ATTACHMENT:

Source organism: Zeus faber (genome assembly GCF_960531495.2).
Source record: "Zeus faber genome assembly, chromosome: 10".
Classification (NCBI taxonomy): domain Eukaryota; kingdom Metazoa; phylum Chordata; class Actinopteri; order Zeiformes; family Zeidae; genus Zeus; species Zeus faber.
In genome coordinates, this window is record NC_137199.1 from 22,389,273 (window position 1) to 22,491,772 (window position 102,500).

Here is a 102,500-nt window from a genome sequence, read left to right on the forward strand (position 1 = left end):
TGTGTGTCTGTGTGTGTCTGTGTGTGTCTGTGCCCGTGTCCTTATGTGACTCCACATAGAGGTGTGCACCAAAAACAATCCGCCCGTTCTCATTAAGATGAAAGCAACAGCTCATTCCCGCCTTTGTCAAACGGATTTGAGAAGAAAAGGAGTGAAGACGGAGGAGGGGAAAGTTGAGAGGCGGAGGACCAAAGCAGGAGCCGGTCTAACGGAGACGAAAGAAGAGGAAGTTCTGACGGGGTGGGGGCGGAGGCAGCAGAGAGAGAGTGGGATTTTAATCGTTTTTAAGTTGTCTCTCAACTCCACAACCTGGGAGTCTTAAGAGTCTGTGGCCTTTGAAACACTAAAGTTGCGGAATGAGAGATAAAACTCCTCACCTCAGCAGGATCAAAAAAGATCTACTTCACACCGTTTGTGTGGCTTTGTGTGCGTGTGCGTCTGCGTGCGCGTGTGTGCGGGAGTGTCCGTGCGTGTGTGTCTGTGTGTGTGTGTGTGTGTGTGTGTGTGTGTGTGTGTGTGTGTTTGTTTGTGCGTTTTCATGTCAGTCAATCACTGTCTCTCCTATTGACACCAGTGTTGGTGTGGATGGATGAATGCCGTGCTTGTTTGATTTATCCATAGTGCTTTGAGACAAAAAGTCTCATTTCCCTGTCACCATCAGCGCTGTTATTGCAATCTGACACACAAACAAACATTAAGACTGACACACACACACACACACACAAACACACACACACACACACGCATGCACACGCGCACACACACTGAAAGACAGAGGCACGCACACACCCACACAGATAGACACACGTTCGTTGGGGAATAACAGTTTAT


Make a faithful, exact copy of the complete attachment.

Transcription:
Source organism: Zeus faber (genome assembly GCF_960531495.2).
Source record: "Zeus faber genome assembly, chromosome: 10".
Classification (NCBI taxonomy): domain Eukaryota; kingdom Metazoa; phylum Chordata; class Actinopteri; order Zeiformes; family Zeidae; genus Zeus; species Zeus faber.
In genome coordinates, this window is record NC_137199.1 from 22,389,273 (window position 1) to 22,491,772 (window position 102,500).

Here is a 102,500-nt window from a genome sequence, read left to right on the forward strand (position 1 = left end):
TGTGTGTCTGTGTGTGTCTGTGTGTGTCTGTGCCCGTGTCCTTATGTGACTCCACATAGAGGTGTGCACCAAAAACAATCCGCCCGTTCTCATTAAGATGAAAGCAACAGCTCATTCCCGCCTTTGTCAAACGGATTTGAGAAGAAAAGGAGTGAAGACGGAGGAGGGGAAAGTTGAGAGGCGGAGGACCAAAGCAGGAGCCGGTCTAACGGAGACGAAAGAAGAGGAAGTTCTGACGGGGTGGGGGCGGAGGCAGCAGAGAGAGAGTGGGATTTTAATCGTTTTTAAGTTGTCTCTCAACTCCACAACCTGGGAGTCTTAAGAGTCTGTGGCCTTTGAAACACTAAAGTTGCGGAATGAGAGATAAAACTCCTCACCTCAGCAGGATCAAAAAAGATCTACTTCACACCGTTTGTGTGGCTTTGTGTGCGTGTGCGTCTGCGTGCGCGTGTGTGCGGGAGTGTCCGTGCGTGTGTGTCTGTGTGTGTGTGTGTGTGTGTGTGTGTGTGTGTGTGTGTGTGTTTGTTTGTGCGTTTTCATGTCAGTCAATCACTGTCTCTCCTATTGACACCAGTGTTGGTGTGGATGGATGAATGCCGTGCTTGTTTGATTTATCCATAGTGCTTTGAGACAAAAAGTCTCATTTCCCTGTCACCATCAGCGCTGTTATTGCAATCTGACACACAAACAAACATTAAGACTGACACACACACACACACACACAAACACACACACACACACACGCATGCACACGCGCACACACACTGAAAGACAGAGGCACGCACACACCCACACAGATAGACACACGTTCGTTGGGGAATAACAGTTTAT